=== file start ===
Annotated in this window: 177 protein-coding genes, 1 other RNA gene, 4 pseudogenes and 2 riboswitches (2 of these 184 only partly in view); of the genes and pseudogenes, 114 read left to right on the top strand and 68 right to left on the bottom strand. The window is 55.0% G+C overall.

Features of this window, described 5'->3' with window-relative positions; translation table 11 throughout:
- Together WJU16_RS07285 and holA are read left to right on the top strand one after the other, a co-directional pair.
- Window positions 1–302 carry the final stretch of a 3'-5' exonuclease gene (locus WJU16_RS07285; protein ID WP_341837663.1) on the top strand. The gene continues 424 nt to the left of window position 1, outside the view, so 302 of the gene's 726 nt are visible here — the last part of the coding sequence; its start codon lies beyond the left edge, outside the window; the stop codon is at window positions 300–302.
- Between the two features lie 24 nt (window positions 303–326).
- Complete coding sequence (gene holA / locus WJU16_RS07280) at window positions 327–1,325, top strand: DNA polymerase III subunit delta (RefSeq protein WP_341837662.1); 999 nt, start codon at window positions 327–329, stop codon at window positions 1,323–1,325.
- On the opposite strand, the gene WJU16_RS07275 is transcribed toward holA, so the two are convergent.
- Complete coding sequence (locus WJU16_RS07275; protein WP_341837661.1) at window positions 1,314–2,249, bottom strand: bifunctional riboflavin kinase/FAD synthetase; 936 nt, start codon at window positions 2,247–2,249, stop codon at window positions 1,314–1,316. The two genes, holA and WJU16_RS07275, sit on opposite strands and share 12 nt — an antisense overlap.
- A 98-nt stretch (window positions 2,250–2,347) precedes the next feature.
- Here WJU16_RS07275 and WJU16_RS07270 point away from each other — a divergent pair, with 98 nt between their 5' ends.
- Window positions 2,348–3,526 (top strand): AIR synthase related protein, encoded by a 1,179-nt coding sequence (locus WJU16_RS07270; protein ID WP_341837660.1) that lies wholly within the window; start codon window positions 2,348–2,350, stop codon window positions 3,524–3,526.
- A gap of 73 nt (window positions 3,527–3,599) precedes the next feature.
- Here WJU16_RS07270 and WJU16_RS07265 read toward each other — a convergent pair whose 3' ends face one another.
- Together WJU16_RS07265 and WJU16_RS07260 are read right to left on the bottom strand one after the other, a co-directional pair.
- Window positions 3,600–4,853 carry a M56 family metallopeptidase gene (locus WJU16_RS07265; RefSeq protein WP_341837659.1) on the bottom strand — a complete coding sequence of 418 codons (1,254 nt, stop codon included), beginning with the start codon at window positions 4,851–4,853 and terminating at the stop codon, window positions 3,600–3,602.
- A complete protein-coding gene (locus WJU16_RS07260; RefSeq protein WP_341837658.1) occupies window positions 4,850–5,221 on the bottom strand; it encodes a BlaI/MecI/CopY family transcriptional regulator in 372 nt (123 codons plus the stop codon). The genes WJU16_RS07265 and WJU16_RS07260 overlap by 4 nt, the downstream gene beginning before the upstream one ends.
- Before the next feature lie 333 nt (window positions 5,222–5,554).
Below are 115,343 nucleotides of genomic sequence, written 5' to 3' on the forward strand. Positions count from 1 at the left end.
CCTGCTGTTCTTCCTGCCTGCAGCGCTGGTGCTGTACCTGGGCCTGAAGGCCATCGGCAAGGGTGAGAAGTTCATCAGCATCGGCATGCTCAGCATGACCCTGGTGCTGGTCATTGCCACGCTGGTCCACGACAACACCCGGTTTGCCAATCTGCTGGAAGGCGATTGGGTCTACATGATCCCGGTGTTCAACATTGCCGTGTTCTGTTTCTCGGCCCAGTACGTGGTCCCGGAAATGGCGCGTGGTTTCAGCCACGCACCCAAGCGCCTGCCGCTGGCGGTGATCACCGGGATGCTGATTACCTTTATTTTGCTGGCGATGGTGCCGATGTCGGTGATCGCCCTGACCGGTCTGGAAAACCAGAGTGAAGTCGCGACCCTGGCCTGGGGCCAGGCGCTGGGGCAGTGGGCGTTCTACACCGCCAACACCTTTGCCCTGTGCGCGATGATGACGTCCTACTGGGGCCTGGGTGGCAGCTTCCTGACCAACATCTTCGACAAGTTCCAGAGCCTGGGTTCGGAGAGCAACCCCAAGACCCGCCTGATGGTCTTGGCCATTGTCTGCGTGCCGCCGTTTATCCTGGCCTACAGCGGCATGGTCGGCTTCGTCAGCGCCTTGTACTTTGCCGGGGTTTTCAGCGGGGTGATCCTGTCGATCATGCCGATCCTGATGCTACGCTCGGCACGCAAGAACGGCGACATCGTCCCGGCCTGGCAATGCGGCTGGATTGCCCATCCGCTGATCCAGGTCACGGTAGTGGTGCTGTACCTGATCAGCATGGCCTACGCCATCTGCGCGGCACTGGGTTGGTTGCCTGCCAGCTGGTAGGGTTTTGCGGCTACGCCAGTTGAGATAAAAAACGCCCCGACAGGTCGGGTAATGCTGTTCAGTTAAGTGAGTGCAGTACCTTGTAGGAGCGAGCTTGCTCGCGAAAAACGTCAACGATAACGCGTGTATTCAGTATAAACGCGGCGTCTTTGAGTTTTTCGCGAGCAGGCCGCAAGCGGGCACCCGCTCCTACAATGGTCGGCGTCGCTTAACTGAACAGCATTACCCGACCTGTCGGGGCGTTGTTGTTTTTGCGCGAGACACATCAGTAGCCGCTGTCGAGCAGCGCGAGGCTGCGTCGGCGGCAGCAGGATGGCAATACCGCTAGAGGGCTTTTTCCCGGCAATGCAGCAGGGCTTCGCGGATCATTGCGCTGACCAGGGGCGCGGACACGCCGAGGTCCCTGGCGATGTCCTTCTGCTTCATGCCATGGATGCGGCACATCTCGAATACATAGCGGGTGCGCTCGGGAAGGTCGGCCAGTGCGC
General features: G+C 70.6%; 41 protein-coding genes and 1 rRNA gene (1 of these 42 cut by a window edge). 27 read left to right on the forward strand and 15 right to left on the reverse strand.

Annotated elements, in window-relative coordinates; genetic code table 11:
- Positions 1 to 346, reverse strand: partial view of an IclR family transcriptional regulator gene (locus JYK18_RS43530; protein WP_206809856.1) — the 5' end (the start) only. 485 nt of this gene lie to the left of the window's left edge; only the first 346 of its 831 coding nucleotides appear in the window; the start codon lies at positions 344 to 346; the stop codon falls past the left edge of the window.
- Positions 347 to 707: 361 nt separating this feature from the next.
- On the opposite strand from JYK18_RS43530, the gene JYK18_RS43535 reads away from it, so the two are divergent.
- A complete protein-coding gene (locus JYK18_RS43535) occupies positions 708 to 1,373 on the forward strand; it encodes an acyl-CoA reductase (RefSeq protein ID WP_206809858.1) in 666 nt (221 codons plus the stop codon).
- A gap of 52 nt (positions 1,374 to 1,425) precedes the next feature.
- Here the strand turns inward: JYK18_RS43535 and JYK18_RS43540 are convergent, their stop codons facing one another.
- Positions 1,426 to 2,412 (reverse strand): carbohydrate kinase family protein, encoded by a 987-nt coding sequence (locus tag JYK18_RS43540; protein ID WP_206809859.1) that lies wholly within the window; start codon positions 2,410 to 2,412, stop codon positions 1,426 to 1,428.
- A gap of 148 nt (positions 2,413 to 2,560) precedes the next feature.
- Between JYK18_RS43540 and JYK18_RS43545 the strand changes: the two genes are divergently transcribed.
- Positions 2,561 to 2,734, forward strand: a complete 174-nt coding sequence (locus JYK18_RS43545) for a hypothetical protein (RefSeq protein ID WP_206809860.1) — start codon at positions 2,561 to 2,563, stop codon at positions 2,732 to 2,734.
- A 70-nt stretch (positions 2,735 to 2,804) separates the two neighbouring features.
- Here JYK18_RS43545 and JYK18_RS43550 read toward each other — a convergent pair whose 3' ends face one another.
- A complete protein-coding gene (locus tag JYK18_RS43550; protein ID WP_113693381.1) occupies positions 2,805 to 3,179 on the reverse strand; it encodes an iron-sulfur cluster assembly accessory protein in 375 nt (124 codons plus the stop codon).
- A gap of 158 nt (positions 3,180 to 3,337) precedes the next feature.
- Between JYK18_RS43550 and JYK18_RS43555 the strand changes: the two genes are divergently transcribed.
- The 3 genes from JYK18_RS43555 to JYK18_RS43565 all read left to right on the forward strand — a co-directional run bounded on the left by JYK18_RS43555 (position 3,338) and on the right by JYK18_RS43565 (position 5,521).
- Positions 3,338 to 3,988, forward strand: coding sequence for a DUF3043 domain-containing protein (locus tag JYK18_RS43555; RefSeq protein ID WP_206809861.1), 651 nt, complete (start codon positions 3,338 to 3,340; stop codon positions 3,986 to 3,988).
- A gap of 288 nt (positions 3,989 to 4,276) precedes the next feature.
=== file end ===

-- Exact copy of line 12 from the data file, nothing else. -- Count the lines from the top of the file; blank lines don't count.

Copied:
- A gap of 73 nt (window positions 3,527–3,599) precedes the next feature.